A wide range of surgical options have been reported for the management of this condition. These include cordotomy, cordectomy, partial and complete arytenoidectomy, ventriculocordectomy, and laterofixation.[4],[5] Majority of these procedures are carried out with the help of lasers. Many a times, the surgical procedures are also combined to achieve a larger and long-lasting airway expansion. The most commonly combined surgical procedures include a posterior cordectomy with arytenoidectomy.[4],[14],[15],[16] We had performed posterior cordectomy on all of our patients with successful outcome. The results of this procedure have been comparable to endoscopic laterofixation.[15] Endoscopic laterofixation has also been reported as an emergency procedure to avoid the need for tracheostomy in one study in the past.[17]

The treatment outcomes measured in our study included a Hindi version of VHI for voice assessment and outcome of decannulation and subjective improvement in dyspnea for airway assessment. The Hindi version of VHI was validated in 2011 and has been used as an outcome measure in studies in the past.[18],[19] Similarly, these parameters have been used in similar studies in the past as outcome measures.[4],[15],[20] The other objective parameter used for assessing airway in the past is spirometry.[8],[14],[16],[21] We did not find any significant voice deterioration following surgery in any of our patients. Laryngeal compensation following cordectomy has been well documented in the past.[22]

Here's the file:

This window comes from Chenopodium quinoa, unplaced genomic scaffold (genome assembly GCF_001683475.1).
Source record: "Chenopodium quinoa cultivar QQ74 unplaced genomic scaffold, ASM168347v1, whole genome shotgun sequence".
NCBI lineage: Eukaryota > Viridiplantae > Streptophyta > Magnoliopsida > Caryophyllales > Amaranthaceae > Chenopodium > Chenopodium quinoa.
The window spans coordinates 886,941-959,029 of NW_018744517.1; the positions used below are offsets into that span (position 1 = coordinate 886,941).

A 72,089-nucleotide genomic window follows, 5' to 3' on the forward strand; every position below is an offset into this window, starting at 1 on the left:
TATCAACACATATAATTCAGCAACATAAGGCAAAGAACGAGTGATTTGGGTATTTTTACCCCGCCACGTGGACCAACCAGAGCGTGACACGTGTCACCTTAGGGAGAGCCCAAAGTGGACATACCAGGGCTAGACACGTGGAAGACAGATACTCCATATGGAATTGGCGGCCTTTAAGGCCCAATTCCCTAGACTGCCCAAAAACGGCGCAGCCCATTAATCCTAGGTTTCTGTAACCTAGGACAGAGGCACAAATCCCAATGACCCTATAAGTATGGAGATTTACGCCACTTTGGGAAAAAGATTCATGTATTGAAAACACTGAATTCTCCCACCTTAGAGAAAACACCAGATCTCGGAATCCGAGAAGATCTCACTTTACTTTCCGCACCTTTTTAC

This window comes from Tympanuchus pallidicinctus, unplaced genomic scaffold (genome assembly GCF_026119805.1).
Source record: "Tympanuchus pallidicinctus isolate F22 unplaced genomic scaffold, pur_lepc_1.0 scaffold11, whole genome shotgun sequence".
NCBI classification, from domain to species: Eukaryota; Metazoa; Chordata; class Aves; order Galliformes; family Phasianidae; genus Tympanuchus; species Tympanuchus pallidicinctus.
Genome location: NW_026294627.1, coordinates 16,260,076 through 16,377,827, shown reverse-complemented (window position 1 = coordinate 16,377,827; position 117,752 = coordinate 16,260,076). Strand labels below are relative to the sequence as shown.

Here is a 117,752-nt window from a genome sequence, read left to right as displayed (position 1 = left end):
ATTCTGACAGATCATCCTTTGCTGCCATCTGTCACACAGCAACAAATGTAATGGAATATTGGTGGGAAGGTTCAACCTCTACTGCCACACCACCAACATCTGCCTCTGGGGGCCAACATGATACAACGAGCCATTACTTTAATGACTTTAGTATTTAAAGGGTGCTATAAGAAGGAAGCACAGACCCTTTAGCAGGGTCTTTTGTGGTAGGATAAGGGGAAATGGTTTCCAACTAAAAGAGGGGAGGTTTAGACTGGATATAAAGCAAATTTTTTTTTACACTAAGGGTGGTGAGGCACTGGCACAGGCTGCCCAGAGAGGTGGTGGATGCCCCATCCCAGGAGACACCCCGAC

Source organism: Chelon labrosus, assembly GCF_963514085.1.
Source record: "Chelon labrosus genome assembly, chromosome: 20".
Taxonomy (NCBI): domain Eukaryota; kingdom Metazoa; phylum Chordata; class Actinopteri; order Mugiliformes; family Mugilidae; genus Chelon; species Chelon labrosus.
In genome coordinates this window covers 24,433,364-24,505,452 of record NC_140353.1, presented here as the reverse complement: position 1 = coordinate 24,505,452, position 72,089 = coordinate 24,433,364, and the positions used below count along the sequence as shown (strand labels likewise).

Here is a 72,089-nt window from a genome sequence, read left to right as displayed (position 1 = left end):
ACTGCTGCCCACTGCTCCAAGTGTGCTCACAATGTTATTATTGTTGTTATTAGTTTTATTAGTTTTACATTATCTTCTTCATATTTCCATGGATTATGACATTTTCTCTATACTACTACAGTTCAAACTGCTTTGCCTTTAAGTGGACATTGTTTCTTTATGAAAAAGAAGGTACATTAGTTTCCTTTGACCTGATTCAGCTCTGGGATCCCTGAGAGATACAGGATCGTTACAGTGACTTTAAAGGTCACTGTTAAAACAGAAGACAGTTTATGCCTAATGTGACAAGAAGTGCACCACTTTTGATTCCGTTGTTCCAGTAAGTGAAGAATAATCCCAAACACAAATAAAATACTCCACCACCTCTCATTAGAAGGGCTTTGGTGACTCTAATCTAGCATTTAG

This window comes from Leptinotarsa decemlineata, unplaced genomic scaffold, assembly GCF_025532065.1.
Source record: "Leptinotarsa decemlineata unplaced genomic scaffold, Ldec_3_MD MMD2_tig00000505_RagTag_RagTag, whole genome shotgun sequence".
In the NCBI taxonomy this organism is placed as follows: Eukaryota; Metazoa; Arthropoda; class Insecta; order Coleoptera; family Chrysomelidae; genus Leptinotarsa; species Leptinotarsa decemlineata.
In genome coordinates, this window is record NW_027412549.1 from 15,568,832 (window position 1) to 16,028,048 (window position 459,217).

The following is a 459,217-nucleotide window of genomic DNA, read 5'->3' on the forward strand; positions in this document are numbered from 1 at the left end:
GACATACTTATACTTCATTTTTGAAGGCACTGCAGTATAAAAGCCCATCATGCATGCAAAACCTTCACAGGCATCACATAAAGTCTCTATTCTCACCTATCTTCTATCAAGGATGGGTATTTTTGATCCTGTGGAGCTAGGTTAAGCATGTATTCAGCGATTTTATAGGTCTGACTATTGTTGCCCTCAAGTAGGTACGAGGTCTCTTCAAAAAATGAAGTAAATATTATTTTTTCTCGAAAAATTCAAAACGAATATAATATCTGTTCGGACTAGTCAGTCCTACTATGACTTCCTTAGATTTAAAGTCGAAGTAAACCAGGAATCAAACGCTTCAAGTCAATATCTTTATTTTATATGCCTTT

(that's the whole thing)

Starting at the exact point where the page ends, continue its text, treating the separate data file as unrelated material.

Various complications associated with the procedure of cordectomy that has been reported in the past include hemorrhage, granuloma formation, immediate worsening of dyspnea, and anterior cervical abscess.[20],[23],[24],[25] However, we did not encounter any such complication in any of our patients although one of our patients required a repeat tracheostomy following cordectomy on the opposite cord.


   Conclusion Top


Various surgical options are available for the management of bilateral vocal fold abductor paralysis with their respective advantages and disadvantages. Posterior cordectomy is a well-established treatment modality for this condition. Application of Coblator in performing this surgery gives very good results with minimal surrounding tissue damage leading to early decannulation.

Financial support and sponsorship

Nil.

Conflicts of interest

There are no conflicts of interest.

 
   References Top

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Reker U, Rudert H. Modified posterior Dennis and Kashima cordectomy in treatment of bilateral recurrent nerve paralysis. Laryngorhinootologie 1998;77:213-8.  Back to cited text no. 8
    
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Misiolek M, Ziora D, Namyslowski G, Misiolek H, Kucia J, Scierski W, et al. Long-term results in patients after combined laser total arytenoidectomy with posterior cordectomy for bilateral vocal cord paralysis. Eur Arch Otorhinolaryngol 2007;264:895-900.  Back to cited text no. 14
    
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Sharan CJ, Bahadur S, Handa KK, Thakar A, Pande JN. Changes in ventilatory function following surgery for bilateral abductor paralysis. Indian J Otolaryngol Head Neck Surg 2009;61:208-12.  Back to cited text no. 16
    
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Oysu C, Sahin-Yilmaz A, Uslu C. Emergency endoscopic vocal cord lateralization as an alternative to tracheotomy for patients with bilateral abductor vocal cord paralysis. Eur Arch Otorhinolaryngol 2012;269:2525-9.  Back to cited text no. 17
    
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    Figures

  [Figure 1], [Figure 2], [Figure 3], [Figure 4], [Figure 5]
 
 
    Tables

  [Table 1]